morsu Canis incipiente aquas expavescere superveniret epistola orantis
ut paretet religioni; servatusque est ex insperato, & postea
quisquis auxilium simile tentavit.' "

i. e. In his natural history, Pliny, a man the most averse to
superstition, relates to us the following passage. Lately, the mother
of one of the guards, who attended upon the General, was admonished by
a vision in her sleep, to send her son a draught composed of the
decoction of the root of a wild rose, (which they call Cynorrhodon)
with the agreeable look whereof she had been mightily taken the day
before, as she was passing through a coppice. The seat of the war at
that time lay in Portugal, in that part of it next adjoining to Spain,
that a soldier, beginning to apprehend mighty dangerous consequences
from the bite of a dog, the letter came unexpectedly from her,
entreating him to pay a blind obedience to this superstition. He did
so, and was preserved beyond all expectation; and everybody
afterwards had recourse to the same remedy.

Ibid. Galeni "tria Somnia".--- "Tertium magis dignum miraculo, cum bis
per somnium admonitus, ut arteriam secaret, quae inter pollicem &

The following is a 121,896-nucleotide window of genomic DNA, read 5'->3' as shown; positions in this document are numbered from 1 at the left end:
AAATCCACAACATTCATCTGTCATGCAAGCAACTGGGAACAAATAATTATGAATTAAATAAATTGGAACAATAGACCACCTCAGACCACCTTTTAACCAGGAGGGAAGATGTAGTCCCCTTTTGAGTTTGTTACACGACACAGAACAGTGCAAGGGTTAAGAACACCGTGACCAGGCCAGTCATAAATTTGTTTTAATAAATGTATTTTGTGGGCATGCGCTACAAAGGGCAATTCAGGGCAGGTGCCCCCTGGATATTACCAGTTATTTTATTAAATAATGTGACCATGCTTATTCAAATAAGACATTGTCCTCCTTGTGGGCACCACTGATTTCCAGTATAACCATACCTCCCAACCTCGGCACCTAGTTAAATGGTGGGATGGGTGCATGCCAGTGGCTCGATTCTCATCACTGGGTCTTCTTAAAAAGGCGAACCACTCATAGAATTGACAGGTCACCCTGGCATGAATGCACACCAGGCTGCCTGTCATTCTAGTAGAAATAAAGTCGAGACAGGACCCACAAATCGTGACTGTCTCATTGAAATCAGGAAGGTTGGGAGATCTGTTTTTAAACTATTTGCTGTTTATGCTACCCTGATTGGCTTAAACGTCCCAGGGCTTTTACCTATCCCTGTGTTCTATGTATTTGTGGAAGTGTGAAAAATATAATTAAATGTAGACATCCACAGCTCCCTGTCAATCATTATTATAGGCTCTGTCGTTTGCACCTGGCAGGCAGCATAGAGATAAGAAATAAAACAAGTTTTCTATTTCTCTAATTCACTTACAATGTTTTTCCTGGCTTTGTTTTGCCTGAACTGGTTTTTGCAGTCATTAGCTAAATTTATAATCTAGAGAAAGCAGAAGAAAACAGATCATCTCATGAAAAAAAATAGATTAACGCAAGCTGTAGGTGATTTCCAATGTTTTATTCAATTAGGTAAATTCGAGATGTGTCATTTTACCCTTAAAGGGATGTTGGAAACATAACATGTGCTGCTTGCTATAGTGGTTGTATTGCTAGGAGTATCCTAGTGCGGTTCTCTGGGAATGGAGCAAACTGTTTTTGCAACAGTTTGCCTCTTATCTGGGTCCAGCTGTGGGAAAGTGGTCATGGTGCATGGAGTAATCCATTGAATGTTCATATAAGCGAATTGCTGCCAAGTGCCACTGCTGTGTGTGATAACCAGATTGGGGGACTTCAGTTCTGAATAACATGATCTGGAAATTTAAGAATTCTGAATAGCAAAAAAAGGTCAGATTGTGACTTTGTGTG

indicem est, idque agens liberatus sit a diuturno dolore, quo
infestabatur ea in parte, qua septo transverso jecur jungitur, idque
in libri de sectione venae fine testatus est. Magno certe exemplo, quod
tantus vir in medicina eam adhibuerit somnio fidem, ut in seipso
periculum vitae subierit, in arte propria. Deinde probitatem admiror,
ut quo potuerit solertia ingenii sibi inventum ascribere, Deo cui
debebatur, rediderit. Dignus vel hoc solo vir immortalitate nominis, &
librorum suorum."

Galen's three dreams. The third more worthy of being called a miracle,
was, when being twice admonished in his sleep, to cut the artery that
lies between the fore finger and the thumb, and doing it accordingly,
he was freed from a continual daily pain with which he was afflicted
in that part where the liver is joined to the midriff; and this he has
testified at the end of his book of Venesection. 'Tis certainly a very
great example, when a man so great as he was in the medicinal art, put
so much confidence in a dream as to try experiments upon himself;
where he was to run the risque of his life, in his own very art. I
cannot help but admire his probity in the next place, that where he
might have arrogated the merit of the invention to himself, and placed
it wholly to the account of the subtility and penetration of his own
genius, he attributed it to God, to whom it was due. In this alone did